How To Winterize An Evaporative Cooler

Posted on

Evaporative coolers, also sometimes called swamp coolers, are an alternative to traditional air conditioning systems that make use of cold water vapor being evaporated into your home's air to bring down the temperature. Just like regular air conditioners, however, they need to be properly prepared for the winter months to prevent any damage to their intricate and fragile inner machinery so that you'll be able to enjoy cool air in your home when the summer months finally roll around again.

What You'll Need

You'll need a clean sponge, a pair of gloves, a tarp or cover, a shop vacuum, replacement evaporative pads, a batt of insulation and a piece of plywood that are both large enough to cover your evaporative cooler vent. All of these items can be found at most hardware stores if you don't already have them at home.

Winterizing an Evaporative Cooler

The first and most important thing that you have to do when preparing your evaporative cooler for winter is to disconnect the water line from the unit itself. You can do this by turning off the water supply to the unit itself (usually located inside, at the start of the pipe that carries water to the cooler) and then unscrewing the water supply line from the cooler itself (turning counter-clockwise).

Next, you'll want to drain any remaining water from inside the cooler. Do this by removing the plug at the bottom of the cooler's drain pan (some plugs are pulled straight out, others are unscrewed).

Next, use the shop vacuum to remove any scum, dirt, and other contaminants which may have become stuck on the interior of the drain pan.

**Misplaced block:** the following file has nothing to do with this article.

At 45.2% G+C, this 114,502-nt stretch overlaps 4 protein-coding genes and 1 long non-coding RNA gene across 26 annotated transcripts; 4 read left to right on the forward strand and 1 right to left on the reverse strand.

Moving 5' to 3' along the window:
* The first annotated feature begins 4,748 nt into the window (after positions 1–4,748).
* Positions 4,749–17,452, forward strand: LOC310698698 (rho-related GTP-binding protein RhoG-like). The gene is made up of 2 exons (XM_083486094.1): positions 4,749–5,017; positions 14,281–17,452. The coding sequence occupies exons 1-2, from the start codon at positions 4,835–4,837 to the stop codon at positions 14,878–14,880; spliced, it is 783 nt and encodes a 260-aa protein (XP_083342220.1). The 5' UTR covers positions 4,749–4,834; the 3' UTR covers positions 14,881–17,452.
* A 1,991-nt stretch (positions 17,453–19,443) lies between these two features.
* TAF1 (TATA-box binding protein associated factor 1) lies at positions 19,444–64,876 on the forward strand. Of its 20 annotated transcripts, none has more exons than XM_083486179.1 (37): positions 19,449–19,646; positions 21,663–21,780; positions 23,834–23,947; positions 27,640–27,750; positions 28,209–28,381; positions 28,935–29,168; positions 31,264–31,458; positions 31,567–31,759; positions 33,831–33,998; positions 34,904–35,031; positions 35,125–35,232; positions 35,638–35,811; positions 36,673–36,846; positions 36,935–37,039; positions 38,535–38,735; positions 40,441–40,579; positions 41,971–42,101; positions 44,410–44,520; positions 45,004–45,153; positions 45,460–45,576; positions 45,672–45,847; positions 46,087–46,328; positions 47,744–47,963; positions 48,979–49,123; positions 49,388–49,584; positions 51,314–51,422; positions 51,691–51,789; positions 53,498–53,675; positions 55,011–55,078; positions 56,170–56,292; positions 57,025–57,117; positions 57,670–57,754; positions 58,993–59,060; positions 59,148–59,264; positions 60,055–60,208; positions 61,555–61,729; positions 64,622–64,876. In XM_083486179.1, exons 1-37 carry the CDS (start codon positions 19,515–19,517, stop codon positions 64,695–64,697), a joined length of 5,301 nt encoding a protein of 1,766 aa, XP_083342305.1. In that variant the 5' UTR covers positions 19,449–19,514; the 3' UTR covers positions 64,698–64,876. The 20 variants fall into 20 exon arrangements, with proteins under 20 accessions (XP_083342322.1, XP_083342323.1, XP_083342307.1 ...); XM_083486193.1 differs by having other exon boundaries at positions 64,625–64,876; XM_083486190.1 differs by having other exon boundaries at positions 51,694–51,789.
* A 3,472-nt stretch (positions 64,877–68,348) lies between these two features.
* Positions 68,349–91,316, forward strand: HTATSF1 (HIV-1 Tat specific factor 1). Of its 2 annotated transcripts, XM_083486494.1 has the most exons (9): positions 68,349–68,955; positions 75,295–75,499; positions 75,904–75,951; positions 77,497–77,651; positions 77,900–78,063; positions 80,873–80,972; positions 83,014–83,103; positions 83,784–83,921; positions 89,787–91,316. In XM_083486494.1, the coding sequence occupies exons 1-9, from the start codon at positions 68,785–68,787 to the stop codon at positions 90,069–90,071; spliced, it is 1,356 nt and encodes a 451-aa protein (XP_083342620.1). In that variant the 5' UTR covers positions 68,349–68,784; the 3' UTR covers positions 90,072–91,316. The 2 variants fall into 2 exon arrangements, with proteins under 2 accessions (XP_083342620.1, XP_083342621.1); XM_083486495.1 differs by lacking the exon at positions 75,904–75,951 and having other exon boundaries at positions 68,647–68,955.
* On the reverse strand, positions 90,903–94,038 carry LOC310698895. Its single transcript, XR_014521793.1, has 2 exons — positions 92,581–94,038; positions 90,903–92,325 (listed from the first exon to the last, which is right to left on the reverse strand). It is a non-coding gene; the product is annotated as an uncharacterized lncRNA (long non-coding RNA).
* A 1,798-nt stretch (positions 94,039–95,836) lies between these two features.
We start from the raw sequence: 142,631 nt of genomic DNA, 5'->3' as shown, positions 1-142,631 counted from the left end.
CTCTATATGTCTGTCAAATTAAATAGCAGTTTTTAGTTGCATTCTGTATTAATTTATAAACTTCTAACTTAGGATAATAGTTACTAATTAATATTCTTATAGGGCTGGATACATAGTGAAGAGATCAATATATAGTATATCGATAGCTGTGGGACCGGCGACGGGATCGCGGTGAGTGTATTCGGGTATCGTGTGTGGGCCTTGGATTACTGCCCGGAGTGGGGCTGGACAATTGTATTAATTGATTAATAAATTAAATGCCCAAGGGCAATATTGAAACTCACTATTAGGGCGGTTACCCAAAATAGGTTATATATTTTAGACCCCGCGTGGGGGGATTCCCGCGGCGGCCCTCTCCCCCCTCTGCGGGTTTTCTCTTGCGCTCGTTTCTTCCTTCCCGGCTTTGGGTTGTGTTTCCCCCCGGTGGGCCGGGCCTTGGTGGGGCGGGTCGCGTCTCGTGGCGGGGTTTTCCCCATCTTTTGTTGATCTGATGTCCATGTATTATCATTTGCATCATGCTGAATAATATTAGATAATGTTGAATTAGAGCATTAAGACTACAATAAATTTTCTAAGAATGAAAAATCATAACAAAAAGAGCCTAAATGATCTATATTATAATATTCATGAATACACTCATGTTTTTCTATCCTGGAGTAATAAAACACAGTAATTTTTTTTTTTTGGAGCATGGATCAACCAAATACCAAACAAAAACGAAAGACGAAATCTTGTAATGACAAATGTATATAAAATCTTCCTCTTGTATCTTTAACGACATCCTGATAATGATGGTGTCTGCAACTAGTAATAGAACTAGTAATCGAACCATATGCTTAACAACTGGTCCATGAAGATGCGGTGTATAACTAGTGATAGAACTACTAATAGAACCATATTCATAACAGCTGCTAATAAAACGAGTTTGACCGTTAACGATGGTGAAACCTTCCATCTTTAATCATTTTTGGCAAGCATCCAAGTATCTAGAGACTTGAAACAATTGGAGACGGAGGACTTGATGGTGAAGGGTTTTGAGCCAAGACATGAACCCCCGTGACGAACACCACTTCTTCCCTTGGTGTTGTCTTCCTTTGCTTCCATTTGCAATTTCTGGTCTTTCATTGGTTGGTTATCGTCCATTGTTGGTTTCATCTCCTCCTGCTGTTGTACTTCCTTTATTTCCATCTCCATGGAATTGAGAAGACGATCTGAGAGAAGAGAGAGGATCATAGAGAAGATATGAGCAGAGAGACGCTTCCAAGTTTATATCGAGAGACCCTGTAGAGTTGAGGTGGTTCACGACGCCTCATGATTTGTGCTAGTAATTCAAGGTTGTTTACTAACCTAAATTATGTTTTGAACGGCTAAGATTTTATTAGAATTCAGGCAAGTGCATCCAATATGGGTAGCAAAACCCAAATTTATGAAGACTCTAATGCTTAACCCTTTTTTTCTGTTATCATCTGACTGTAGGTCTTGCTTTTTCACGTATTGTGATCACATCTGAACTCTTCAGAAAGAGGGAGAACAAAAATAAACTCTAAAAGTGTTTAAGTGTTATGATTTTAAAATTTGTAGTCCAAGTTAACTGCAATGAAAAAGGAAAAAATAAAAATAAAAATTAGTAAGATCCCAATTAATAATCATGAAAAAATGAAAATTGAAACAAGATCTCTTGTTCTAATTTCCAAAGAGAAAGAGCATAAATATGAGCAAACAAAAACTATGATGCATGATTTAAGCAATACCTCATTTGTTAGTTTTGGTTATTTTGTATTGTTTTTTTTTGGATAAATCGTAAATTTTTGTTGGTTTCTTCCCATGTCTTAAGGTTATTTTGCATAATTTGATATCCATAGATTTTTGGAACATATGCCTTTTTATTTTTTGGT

Finally, to ensure that the pan is completely dry and clean, you should use a new sponge to wipe down the entirety of the drain pan, wringing out the water as you go.

Next, you'll want to open up the casing for the evaporative pads (usually located on the side of the unit and can be unclasped by hand) and replace the old pads with fresh new ones. This will help prevent mold and mildew growth over the summer and prevent odors from taking root in the unit.

Then, you'll want to cover the evaporative cooler itself. You can use a tarp, but hardware stores sell specialized evaporative cooler covers which tie down on the sides and provide a greater degree of protection from the elements (and often breath better than tarps, prevent moisture from causing rust and corrosion to the unit).

Finally, on the interior of your house, you'll want to cover the evaporative cooler vent with a piece of insulation cut to fit the vent and a piece of plywood over the top of it. Depending on the size of the vent, you may need to cut the insulation and plywood to size, which can be done with a utility knife (for insulation) and a table saw (for plywood). This helps prevent heat loss throughout the winter and can help cut down on your energy bills.

If you need more help, talk with a local HVAC contractor.